Such songs are but one of many ways in which pictures are painted, literally and metaphorically, of Scotland, its land and people. Music (from compositions like Hamish MacCunn’s Land of the Mountain and the Flood to performers like Jimmy Shand or the Alexander Brothers), paintings (see Landseer’s Monarch of the Glen), statues (from Stirling’s William Wallace to the Greyfriar’s Bobby in Edinburgh), artefacts chosen in museums, displays at historical sites, literature (from ‘classic literature like Sir Walter Scott to modern crime writers such as Ian Rankin), comics and strip cartoons (Oor Wullie and The Broons), music hall and stage shows (Harry Lauder etc), broadcast news and documentaries, radio and television entertainment shows, even images on ‘shortcake’ biscuit tins and whisky bottles give, in a word, a ‘representation’ of Scots, their character, history, culture and the land they inhabit. These images are very popular, which is, of course, why advertisers use them. (See: http://www.visit4info.com/static/advert_pages/17919.cfm?back_page=6.cfm , for example)
They create images of what Scotland’s landscape looks like as well as paint a picture of many features of human society, from male / females roles to patterns of employment. They build a story of the country’s past and of its present condition. They also suggest ideas not just about Scotland but also its relationship with its neighbours, most of all England. Last but not least such images change. The Scotland depicted in the novels of Irvine Welsh is rather different to that in the works of Sir Walter Scott. But there also many continuities. At times, old and new representations sit side by side, as in the TV adverts put out by the Scottish Tourist Board (one example can be tasted at http://adventure.visitscotland.com/157769 ).
This study will focus on the different ways in which the film industry and specific movies have shaped perceptions of Scotland and ‘Scottishness’. In doing so, it will comment on angles such as social class, gender, and sub-regional identities, including the big city compared to small town and countryside. It will also being exploring whether there is such a thing as ‘Scottish cinema’ that can be discussed in the same way as the national cinemas of, say, France or Japan.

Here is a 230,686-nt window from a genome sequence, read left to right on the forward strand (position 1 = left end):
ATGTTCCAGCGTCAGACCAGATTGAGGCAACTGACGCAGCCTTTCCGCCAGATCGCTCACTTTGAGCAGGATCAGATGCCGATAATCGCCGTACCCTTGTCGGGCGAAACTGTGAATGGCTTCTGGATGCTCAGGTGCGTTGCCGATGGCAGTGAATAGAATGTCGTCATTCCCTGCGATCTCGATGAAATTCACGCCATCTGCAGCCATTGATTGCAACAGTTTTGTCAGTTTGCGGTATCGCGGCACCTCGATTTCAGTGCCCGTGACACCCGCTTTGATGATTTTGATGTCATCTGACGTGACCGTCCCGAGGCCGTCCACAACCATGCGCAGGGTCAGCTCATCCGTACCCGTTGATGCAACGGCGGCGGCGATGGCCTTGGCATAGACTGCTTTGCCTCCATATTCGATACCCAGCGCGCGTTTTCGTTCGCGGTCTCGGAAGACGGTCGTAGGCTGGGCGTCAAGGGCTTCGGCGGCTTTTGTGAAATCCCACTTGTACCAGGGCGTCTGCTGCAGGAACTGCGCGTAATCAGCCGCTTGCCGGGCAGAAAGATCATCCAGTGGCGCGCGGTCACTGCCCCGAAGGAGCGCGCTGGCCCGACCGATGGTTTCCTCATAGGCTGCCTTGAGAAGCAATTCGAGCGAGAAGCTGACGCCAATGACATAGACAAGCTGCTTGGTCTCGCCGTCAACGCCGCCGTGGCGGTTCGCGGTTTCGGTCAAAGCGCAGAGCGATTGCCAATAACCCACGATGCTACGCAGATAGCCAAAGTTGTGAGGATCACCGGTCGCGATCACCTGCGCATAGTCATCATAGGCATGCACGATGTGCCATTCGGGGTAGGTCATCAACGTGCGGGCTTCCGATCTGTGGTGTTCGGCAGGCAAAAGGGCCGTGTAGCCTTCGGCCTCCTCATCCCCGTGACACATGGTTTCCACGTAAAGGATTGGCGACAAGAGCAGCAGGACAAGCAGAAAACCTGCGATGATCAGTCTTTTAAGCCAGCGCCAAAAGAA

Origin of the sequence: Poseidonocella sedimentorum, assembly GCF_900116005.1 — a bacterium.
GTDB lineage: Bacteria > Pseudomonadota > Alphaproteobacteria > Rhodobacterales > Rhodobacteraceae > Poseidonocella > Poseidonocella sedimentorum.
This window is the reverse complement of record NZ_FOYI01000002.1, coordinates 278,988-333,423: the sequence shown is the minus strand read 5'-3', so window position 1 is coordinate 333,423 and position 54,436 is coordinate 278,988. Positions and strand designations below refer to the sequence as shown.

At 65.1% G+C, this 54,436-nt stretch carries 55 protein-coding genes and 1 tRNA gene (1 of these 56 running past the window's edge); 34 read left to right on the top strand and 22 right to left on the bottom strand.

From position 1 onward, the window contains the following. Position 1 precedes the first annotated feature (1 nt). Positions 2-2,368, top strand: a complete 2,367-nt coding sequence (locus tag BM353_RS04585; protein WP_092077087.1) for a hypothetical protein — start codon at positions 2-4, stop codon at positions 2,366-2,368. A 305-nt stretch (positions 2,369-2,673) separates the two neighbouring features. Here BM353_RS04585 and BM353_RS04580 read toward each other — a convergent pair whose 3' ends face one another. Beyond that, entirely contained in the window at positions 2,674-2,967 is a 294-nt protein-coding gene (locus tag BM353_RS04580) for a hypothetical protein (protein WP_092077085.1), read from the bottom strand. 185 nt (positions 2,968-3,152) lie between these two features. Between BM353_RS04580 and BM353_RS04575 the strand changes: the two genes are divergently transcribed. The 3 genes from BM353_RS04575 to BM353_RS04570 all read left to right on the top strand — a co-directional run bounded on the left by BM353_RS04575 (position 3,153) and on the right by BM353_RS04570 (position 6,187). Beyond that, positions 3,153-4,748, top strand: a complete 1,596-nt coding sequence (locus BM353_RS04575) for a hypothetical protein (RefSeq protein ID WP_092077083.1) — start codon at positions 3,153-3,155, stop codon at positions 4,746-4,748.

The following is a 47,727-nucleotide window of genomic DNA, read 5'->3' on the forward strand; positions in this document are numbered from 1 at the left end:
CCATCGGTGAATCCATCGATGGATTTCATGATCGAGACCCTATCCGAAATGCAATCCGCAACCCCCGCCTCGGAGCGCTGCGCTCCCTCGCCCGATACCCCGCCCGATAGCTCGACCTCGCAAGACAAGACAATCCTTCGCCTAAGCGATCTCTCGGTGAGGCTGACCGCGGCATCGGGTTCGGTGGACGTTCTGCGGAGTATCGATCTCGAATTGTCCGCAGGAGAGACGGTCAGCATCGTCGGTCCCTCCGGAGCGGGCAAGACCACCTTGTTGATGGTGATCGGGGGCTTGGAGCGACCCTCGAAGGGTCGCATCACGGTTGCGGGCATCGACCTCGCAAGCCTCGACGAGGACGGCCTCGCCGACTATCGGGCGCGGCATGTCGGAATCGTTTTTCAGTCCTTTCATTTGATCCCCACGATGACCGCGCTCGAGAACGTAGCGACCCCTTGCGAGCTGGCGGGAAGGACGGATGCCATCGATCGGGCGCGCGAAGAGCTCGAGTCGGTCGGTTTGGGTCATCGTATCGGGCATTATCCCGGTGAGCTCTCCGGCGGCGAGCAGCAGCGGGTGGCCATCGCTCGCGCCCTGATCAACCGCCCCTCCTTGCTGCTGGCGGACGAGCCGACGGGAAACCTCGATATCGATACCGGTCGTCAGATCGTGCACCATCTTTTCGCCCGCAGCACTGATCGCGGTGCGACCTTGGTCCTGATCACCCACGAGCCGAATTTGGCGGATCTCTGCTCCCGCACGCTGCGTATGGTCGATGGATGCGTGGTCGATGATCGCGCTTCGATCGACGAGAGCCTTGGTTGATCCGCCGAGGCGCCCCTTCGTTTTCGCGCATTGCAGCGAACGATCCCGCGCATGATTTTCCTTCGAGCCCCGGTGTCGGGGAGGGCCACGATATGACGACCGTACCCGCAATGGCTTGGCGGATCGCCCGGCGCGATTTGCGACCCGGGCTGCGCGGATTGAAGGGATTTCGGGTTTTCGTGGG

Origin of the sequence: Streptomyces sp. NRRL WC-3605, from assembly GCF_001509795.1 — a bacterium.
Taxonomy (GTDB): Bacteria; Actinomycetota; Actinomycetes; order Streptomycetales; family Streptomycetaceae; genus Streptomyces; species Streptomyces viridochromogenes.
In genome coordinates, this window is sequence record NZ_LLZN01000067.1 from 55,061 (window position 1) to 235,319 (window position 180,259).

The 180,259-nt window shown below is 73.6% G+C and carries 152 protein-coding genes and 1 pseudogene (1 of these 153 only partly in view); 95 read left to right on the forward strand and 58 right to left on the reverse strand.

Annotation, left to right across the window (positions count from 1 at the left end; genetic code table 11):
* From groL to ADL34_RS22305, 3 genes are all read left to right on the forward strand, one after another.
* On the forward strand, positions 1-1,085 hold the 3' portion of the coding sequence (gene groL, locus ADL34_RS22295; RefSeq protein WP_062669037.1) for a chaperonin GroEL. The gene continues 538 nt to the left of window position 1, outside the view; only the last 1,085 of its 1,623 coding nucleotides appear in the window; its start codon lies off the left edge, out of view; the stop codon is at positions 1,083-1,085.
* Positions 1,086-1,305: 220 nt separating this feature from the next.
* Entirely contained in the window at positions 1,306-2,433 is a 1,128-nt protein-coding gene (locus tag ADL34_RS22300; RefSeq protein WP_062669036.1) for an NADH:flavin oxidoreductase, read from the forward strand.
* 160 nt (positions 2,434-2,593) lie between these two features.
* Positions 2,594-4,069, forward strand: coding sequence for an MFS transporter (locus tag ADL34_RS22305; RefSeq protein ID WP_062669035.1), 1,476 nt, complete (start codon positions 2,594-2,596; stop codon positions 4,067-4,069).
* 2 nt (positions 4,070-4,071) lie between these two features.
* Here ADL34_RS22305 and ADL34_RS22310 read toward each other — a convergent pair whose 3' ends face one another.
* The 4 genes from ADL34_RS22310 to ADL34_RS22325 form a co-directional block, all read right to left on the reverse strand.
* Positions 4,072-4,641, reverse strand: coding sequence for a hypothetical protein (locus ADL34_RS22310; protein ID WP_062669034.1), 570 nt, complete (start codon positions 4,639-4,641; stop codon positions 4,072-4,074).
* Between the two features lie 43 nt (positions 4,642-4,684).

Such questions are part of the wider debate about national identity and, conversely, global cultural homogenisation and ‘placelessness’. In the case of Scotland, a degree of political devolution to the comparatively new Scottish Parliament in Edinburgh has raised further issues about the nature of the ‘United’ Kingdom and its future prospects. Such matters cannot be separated from the role of the European Union and its centralising tendencies.
The focus is film and of course Hollywood has long ruled the roost here. As with the proliferation of American programmes on British TV screens and those of many other countries around the world, cinema acts a conduit for a certain set of values and a showcase for certain lifestyles. Distinctive local film industries struggle to survive. Scotland is unusual in that the last twenty years or so have witnessed a growth, not a decline, in the number of films that it would be hard imagine being made anywhere else but in Scotland.
Scotland the What?
There is, of course, no scientific definition of what constitutes a ‘Scot’. The emergence of the place we today call Scotland, has long and tangled roots. Words like Picts, Caledonians and Celts are used to describe certain ethnic groups that peopled the land in early times but there remains much uncertainty about their nature. In any case, many other ethnic groups have joined the mix since. The very boundaries of this Scotland have changed as has its dominant language (most notably with the retreat of Gaelic to the north-west margins). The authenticity of some popular icons of Scotland and ‘Scottishness’ is also strongly questioned. It is often claimed, for example, that the ‘traditional’ kilt is actually a 19th century concoction.
It must be remembered that, until quite recently, the lands to the north of today’s England-Scotland border were a comparatively unknown region to outsiders. The Highlands and Islands region was even more remote. The highly unusual nature of the famous tour by Dr Johnson and his companion Boswell in the late 18th century underlines the point. Only in recent decades have railways, motorways, and air flights put the country within easy reach. Even today, many people from outside the modern borders of Scotland still depend on the media for their knowledge of that land and its people.